Before anyone decides to rant or send me an angry email about how backward I am when it comes to body image, or that I am most definitely sponsored by Weight Watchers and other similar companies, note that the “Freshman Fifteen” is in quotation marks.
I am quoting a concept, a trite concept somehow insinuated into the brains of every college female I have met in just the first month on campus. Before graduating high school, the guidance counselors thought it would be a great idea for us girls to write down our biggest fears about higher education. I could not help noting that “weight gain” made that list.
Yes, weight gain. That thing that makes your dresses tighter, the numbers on the scale higher, the intensely rigid amount of control you have about your appearance, which by definition encapsulates all of your morals and potential for success in life. It disappears like the repulsive fat surrounding your organs that keeps you alive as you pound away on the treadmill in between classes.
But if you are in the 5-20 percent of females ages 17-24, or the 20 million women in the United States with an eating disorder, weight gain can be a really good thing. It could get your period back after nine months without it, it could stop you from feeling like you want to collapse in the hallway between classes, and, with a lot of reading, introspection, therapy, projects and pills, it can help you see the world outside of this stupid, lethal obsession our society has with weight and body image.
When I wanted more than anything to lose weight, when I asked for a diet book for my birthday, when I cried and cried about how much I hated and “needed” to change my body, when I restricted my intake so severely during the week that I would compulsively binge on weekends, it was rare that anyone ever stopped me and asked why it was essential I did those things. Often, whether through a “People” magazine, a mentor or any book I read in middle school, these things were encouraged.
While we changed in the locker room before gym class, girls read their weights out loud — one wailing uncontrollably when someone told her every human has thighs, when our gym teacher told us she would “hunt us down” if we didn’t eat a fat free salad every day for lunch, that boys would never want to date us if we embodied or did or said anything about that bulging sin of the F-word worse than the official F-word: “fat”.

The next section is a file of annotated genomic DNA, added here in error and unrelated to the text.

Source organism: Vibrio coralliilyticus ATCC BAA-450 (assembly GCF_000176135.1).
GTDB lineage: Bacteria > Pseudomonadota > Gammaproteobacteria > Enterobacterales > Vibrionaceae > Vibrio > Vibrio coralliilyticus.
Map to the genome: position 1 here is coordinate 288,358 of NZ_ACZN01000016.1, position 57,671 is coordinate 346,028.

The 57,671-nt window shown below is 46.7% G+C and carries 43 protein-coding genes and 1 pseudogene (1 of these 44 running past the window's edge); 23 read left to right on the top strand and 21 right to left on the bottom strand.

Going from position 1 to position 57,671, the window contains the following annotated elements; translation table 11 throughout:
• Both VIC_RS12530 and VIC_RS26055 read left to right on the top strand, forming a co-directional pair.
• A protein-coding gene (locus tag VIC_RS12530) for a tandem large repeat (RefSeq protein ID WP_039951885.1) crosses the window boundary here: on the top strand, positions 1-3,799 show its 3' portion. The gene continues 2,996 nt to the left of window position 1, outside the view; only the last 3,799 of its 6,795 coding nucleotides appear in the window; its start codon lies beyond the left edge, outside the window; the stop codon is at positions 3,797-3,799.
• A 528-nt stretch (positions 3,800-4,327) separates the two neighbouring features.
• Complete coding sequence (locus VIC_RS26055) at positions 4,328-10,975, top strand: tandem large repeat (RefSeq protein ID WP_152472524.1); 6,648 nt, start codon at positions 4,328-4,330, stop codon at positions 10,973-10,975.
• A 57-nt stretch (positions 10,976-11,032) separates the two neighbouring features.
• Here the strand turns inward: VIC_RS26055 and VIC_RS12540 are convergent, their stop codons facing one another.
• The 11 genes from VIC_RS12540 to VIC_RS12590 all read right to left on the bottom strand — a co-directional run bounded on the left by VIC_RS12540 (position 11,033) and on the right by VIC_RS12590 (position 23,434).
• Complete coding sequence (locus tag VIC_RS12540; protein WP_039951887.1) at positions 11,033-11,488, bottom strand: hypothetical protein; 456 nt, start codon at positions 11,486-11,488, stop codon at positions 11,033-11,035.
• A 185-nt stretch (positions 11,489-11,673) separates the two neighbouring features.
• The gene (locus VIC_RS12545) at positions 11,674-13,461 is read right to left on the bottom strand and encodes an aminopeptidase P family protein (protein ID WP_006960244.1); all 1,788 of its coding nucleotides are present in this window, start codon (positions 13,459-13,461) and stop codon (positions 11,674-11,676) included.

I understand completely that not everyone who wants to lose weight has an eating disorder, and my experience is not applicable to everyone else’s. While there were many things in my life and in my mind that led to me hating my body and restricting it from its basic needs, the environment is what pulls the trigger.
I am not exactly jumping for joy at the fact I was enshrouded in disordered eating behaviors and mindsets for years, but it did prepare me for the disastrous relationship with weight nearly every woman in college has, a relationship they are encouraged by society and by their fellow sisters to have.
I was very glad that I brought Marya Hornbacher’s memoir, “Wasted,” to college with me because she has a message for everyone trapped in this dangerous culture, a culture that takes different forms every decade.
“I want to write a prescription for culture, some sort of tranquilizer that will make it less manically compelled to climb the StairMaster into nowhere, and I can’t do that,” Hornbacher wrote in her memoir. “It’s a person-by-person project. I do it, you do it, and I maintain the perhaps ridiculous notion that if enough people do it we will all get a grip.”
I, too, have been bitten by culture’s venom, and I am positive that if I came to college without the anti-venom of recovery or of hope, I would not have put the “Freshman Fifteen” in quotes. It would have been more than a concept or a lifestyle; it would have been an essential part of my existence.
Not all of us will develop an eating disorder, but many of us know someone who has or had one. I may be speaking hyperbolically when I say that none of this will ever affect you, or that I need to follow the millions of “how to have a perfect body, a hot husband, be a mom and be a multimillionaire all at once” Instagram accounts so I can get with the program, but I encourage you to read, learn and think about the number of reasons why this culture is toxic, and destroy the “Freshman Fifteen” before it destroys us.